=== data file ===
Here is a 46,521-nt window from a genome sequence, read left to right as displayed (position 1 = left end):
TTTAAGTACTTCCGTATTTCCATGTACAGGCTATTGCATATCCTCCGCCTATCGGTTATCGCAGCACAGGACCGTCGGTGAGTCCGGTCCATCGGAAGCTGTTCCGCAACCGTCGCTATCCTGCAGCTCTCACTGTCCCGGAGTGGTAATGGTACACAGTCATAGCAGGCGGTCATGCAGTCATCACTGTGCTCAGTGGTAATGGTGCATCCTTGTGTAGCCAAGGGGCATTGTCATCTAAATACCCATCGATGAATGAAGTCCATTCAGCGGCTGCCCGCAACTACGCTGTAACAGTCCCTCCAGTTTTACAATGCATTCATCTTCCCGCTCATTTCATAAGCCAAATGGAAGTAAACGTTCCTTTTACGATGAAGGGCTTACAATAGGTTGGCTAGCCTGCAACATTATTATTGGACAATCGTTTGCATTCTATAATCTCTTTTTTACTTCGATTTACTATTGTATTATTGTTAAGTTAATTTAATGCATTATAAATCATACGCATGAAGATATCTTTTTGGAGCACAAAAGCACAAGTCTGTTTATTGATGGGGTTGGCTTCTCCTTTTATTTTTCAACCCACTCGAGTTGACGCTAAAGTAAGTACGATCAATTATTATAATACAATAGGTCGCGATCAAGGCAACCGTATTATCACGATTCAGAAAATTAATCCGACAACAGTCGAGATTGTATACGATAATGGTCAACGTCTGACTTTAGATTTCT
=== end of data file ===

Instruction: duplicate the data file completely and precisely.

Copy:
Here is a 46,521-nt window from a genome sequence, read left to right as displayed (position 1 = left end):
TTTAAGTACTTCCGTATTTCCATGTACAGGCTATTGCATATCCTCCGCCTATCGGTTATCGCAGCACAGGACCGTCGGTGAGTCCGGTCCATCGGAAGCTGTTCCGCAACCGTCGCTATCCTGCAGCTCTCACTGTCCCGGAGTGGTAATGGTACACAGTCATAGCAGGCGGTCATGCAGTCATCACTGTGCTCAGTGGTAATGGTGCATCCTTGTGTAGCCAAGGGGCATTGTCATCTAAATACCCATCGATGAATGAAGTCCATTCAGCGGCTGCCCGCAACTACGCTGTAACAGTCCCTCCAGTTTTACAATGCATTCATCTTCCCGCTCATTTCATAAGCCAAATGGAAGTAAACGTTCCTTTTACGATGAAGGGCTTACAATAGGTTGGCTAGCCTGCAACATTATTATTGGACAATCGTTTGCATTCTATAATCTCTTTTTTACTTCGATTTACTATTGTATTATTGTTAAGTTAATTTAATGCATTATAAATCATACGCATGAAGATATCTTTTTGGAGCACAAAAGCACAAGTCTGTTTATTGATGGGGTTGGCTTCTCCTTTTATTTTTCAACCCACTCGAGTTGACGCTAAAGTAAGTACGATCAATTATTATAATACAATAGGTCGCGATCAAGGCAACCGTATTATCACGATTCAGAAAATTAATCCGACAACAGTCGAGATTGTATACGATAATGGTCAACGTCTGACTTTAGATTTCT